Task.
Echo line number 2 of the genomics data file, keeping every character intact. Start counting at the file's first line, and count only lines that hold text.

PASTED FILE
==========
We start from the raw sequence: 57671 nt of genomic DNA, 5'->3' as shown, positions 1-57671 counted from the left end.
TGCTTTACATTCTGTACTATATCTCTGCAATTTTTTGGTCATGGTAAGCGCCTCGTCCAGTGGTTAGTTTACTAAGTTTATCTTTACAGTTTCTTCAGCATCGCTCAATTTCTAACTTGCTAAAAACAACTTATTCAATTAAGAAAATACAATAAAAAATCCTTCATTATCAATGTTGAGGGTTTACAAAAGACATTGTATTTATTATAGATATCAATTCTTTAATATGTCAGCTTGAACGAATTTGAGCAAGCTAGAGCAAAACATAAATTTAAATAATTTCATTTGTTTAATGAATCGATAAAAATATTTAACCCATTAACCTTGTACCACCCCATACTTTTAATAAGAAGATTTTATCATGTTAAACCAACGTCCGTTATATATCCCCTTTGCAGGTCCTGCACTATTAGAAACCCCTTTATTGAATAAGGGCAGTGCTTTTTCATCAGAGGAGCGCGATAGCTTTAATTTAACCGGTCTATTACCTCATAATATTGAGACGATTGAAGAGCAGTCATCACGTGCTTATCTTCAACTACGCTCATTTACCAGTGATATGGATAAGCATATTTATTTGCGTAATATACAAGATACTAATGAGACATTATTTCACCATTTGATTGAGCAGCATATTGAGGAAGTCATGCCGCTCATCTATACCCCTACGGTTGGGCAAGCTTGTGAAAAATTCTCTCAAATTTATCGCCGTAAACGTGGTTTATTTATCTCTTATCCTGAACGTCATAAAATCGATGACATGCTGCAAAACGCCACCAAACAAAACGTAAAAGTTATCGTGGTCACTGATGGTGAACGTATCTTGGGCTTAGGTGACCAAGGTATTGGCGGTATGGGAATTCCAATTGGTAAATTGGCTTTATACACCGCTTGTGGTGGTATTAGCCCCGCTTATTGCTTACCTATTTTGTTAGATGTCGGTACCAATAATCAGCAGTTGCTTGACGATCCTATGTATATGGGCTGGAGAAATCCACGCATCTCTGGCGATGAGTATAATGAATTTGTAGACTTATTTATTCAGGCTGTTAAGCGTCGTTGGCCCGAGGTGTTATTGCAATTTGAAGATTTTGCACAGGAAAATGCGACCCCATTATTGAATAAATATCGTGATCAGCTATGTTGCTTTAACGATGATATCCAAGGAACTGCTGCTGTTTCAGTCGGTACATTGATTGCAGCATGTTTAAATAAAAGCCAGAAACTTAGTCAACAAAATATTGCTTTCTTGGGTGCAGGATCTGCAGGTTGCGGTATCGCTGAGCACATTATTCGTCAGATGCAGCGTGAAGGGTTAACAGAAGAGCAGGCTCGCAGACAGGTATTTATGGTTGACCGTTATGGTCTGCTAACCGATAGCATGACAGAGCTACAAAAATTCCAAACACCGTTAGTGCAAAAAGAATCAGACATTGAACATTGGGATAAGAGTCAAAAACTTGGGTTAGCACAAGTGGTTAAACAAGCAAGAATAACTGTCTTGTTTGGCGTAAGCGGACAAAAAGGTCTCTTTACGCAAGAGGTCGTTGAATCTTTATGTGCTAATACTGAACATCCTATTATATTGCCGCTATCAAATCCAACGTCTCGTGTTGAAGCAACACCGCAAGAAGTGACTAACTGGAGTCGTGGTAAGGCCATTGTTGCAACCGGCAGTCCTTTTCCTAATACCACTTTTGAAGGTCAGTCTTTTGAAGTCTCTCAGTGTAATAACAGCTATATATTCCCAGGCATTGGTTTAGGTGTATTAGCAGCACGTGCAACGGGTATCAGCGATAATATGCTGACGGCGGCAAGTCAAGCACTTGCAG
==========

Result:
TGCTTTACATTCTGTACTATATCTCTGCAATTTTTTGGTCATGGTAAGCGCCTCGTCCAGTGGTTAGTTTACTAAGTTTATCTTTACAGTTTCTTCAGCATCGCTCAATTTCTAACTTGCTAAAAACAACTTATTCAATTAAGAAAATACAATAAAAAATCCTTCATTATCAATGTTGAGGGTTTACAAAAGACATTGTATTTATTATAGATATCAATTCTTTAATATGTCAGCTTGAACGAATTTGAGCAAGCTAGAGCAAAACATAAATTTAAATAATTTCATTTGTTTAATGAATCGATAAAAATATTTAACCCATTAACCTTGTACCACCCCATACTTTTAATAAGAAGATTTTATCATGTTAAACCAACGTCCGTTATATATCCCCTTTGCAGGTCCTGCACTATTAGAAACCCCTTTATTGAATAAGGGCAGTGCTTTTTCATCAGAGGAGCGCGATAGCTTTAATTTAACCGGTCTATTACCTCATAATATTGAGACGATTGAAGAGCAGTCATCACGTGCTTATCTTCAACTACGCTCATTTACCAGTGATATGGATAAGCATATTTATTTGCGTAATATACAAGATACTAATGAGACATTATTTCACCATTTGATTGAGCAGCATATTGAGGAAGTCATGCCGCTCATCTATACCCCTACGGTTGGGCAAGCTTGTGAAAAATTCTCTCAAATTTATCGCCGTAAACGTGGTTTATTTATCTCTTATCCTGAACGTCATAAAATCGATGACATGCTGCAAAACGCCACCAAACAAAACGTAAAAGTTATCGTGGTCACTGATGGTGAACGTATCTTGGGCTTAGGTGACCAAGGTATTGGCGGTATGGGAATTCCAATTGGTAAATTGGCTTTATACACCGCTTGTGGTGGTATTAGCCCCGCTTATTGCTTACCTATTTTGTTAGATGTCGGTACCAATAATCAGCAGTTGCTTGACGATCCTATGTATATGGGCTGGAGAAATCCACGCATCTCTGGCGATGAGTATAATGAATTTGTAGACTTATTTATTCAGGCTGTTAAGCGTCGTTGGCCCGAGGTGTTATTGCAATTTGAAGATTTTGCACAGGAAAATGCGACCCCATTATTGAATAAATATCGTGATCAGCTATGTTGCTTTAACGATGATATCCAAGGAACTGCTGCTGTTTCAGTCGGTACATTGATTGCAGCATGTTTAAATAAAAGCCAGAAACTTAGTCAACAAAATATTGCTTTCTTGGGTGCAGGATCTGCAGGTTGCGGTATCGCTGAGCACATTATTCGTCAGATGCAGCGTGAAGGGTTAACAGAAGAGCAGGCTCGCAGACAGGTATTTATGGTTGACCGTTATGGTCTGCTAACCGATAGCATGACAGAGCTACAAAAATTCCAAACACCGTTAGTGCAAAAAGAATCAGACATTGAACATTGGGATAAGAGTCAAAAACTTGGGTTAGCACAAGTGGTTAAACAAGCAAGAATAACTGTCTTGTTTGGCGTAAGCGGACAAAAAGGTCTCTTTACGCAAGAGGTCGTTGAATCTTTATGTGCTAATACTGAACATCCTATTATATTGCCGCTATCAAATCCAACGTCTCGTGTTGAAGCAACACCGCAAGAAGTGACTAACTGGAGTCGTGGTAAGGCCATTGTTGCAACCGGCAGTCCTTTTCCTAATACCACTTTTGAAGGTCAGTCTTTTGAAGTCTCTCAGTGTAATAACAGCTATATATTCCCAGGCATTGGTTTAGGTGTATTAGCAGCACGTGCAACGGGTATCAGCGATAATATGCTGACGGCGGCAAGTCAAGCACTTGCAG